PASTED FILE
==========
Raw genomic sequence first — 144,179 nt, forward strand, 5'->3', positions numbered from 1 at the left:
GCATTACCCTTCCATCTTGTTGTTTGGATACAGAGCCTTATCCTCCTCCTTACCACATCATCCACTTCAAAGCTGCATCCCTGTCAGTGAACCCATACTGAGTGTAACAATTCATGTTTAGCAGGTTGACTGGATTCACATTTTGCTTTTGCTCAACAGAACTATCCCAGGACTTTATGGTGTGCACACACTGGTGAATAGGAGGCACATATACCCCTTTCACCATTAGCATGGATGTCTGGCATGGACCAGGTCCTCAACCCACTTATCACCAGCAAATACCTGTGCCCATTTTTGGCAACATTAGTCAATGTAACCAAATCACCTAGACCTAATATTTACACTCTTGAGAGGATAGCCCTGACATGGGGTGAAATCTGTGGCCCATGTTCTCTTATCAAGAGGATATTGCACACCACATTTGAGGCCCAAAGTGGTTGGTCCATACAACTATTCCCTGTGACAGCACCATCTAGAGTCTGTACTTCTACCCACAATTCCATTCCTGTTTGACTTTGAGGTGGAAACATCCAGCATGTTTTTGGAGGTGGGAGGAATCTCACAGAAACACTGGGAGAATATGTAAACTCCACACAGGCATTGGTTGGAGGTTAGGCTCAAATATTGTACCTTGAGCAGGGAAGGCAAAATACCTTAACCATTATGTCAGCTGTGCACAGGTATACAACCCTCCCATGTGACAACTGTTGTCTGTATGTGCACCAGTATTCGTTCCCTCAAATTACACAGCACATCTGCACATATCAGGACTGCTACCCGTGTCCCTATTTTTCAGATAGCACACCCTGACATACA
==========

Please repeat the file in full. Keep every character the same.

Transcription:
Raw genomic sequence first — 144,179 nt, forward strand, 5'->3', positions numbered from 1 at the left:
GCATTACCCTTCCATCTTGTTGTTTGGATACAGAGCCTTATCCTCCTCCTTACCACATCATCCACTTCAAAGCTGCATCCCTGTCAGTGAACCCATACTGAGTGTAACAATTCATGTTTAGCAGGTTGACTGGATTCACATTTTGCTTTTGCTCAACAGAACTATCCCAGGACTTTATGGTGTGCACACACTGGTGAATAGGAGGCACATATACCCCTTTCACCATTAGCATGGATGTCTGGCATGGACCAGGTCCTCAACCCACTTATCACCAGCAAATACCTGTGCCCATTTTTGGCAACATTAGTCAATGTAACCAAATCACCTAGACCTAATATTTACACTCTTGAGAGGATAGCCCTGACATGGGGTGAAATCTGTGGCCCATGTTCTCTTATCAAGAGGATATTGCACACCACATTTGAGGCCCAAAGTGGTTGGTCCATACAACTATTCCCTGTGACAGCACCATCTAGAGTCTGTACTTCTACCCACAATTCCATTCCTGTTTGACTTTGAGGTGGAAACATCCAGCATGTTTTTGGAGGTGGGAGGAATCTCACAGAAACACTGGGAGAATATGTAAACTCCACACAGGCATTGGTTGGAGGTTAGGCTCAAATATTGTACCTTGAGCAGGGAAGGCAAAATACCTTAACCATTATGTCAGCTGTGCACAGGTATACAACCCTCCCATGTGACAACTGTTGTCTGTATGTGCACCAGTATTCGTTCCCTCAAATTACACAGCACATCTGCACATATCAGGACTGCTACCCGTGTCCCTATTTTTCAGATAGCACACCCTGACATACA